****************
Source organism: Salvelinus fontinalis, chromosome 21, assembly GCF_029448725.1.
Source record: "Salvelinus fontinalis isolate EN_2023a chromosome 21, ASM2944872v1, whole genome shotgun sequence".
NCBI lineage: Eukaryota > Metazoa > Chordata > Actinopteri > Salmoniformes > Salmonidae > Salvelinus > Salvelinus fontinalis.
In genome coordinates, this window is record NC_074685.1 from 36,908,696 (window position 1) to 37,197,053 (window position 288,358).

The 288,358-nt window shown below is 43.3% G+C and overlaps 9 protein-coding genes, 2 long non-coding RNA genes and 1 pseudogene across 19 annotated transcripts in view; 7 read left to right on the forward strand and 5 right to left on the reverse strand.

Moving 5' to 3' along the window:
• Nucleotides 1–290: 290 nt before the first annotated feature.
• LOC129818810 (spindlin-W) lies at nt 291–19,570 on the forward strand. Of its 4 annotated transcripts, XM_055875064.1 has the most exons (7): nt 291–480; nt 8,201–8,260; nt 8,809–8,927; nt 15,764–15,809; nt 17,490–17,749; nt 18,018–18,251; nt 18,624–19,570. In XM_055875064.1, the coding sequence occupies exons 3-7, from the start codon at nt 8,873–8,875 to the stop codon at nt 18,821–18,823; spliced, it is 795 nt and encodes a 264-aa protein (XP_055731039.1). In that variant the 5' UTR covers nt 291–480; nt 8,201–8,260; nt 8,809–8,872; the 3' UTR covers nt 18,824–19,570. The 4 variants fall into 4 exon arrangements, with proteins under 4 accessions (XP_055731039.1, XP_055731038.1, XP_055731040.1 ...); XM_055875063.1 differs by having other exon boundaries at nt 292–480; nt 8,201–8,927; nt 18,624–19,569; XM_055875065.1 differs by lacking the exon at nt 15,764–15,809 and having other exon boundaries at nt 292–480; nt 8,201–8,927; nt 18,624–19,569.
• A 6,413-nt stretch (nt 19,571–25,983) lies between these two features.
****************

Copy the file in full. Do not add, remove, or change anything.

Source organism: Salvelinus fontinalis, chromosome 21, assembly GCF_029448725.1.
Source record: "Salvelinus fontinalis isolate EN_2023a chromosome 21, ASM2944872v1, whole genome shotgun sequence".
NCBI lineage: Eukaryota > Metazoa > Chordata > Actinopteri > Salmoniformes > Salmonidae > Salvelinus > Salvelinus fontinalis.
In genome coordinates, this window is record NC_074685.1 from 36,908,696 (window position 1) to 37,197,053 (window position 288,358).

The 288,358-nt window shown below is 43.3% G+C and overlaps 9 protein-coding genes, 2 long non-coding RNA genes and 1 pseudogene across 19 annotated transcripts in view; 7 read left to right on the forward strand and 5 right to left on the reverse strand.

Moving 5' to 3' along the window:
• Nucleotides 1–290: 290 nt before the first annotated feature.
• LOC129818810 (spindlin-W) lies at nt 291–19,570 on the forward strand. Of its 4 annotated transcripts, XM_055875064.1 has the most exons (7): nt 291–480; nt 8,201–8,260; nt 8,809–8,927; nt 15,764–15,809; nt 17,490–17,749; nt 18,018–18,251; nt 18,624–19,570. In XM_055875064.1, the coding sequence occupies exons 3-7, from the start codon at nt 8,873–8,875 to the stop codon at nt 18,821–18,823; spliced, it is 795 nt and encodes a 264-aa protein (XP_055731039.1). In that variant the 5' UTR covers nt 291–480; nt 8,201–8,260; nt 8,809–8,872; the 3' UTR covers nt 18,824–19,570. The 4 variants fall into 4 exon arrangements, with proteins under 4 accessions (XP_055731039.1, XP_055731038.1, XP_055731040.1 ...); XM_055875063.1 differs by having other exon boundaries at nt 292–480; nt 8,201–8,927; nt 18,624–19,569; XM_055875065.1 differs by lacking the exon at nt 15,764–15,809 and having other exon boundaries at nt 292–480; nt 8,201–8,927; nt 18,624–19,569.
• A 6,413-nt stretch (nt 19,571–25,983) lies between these two features.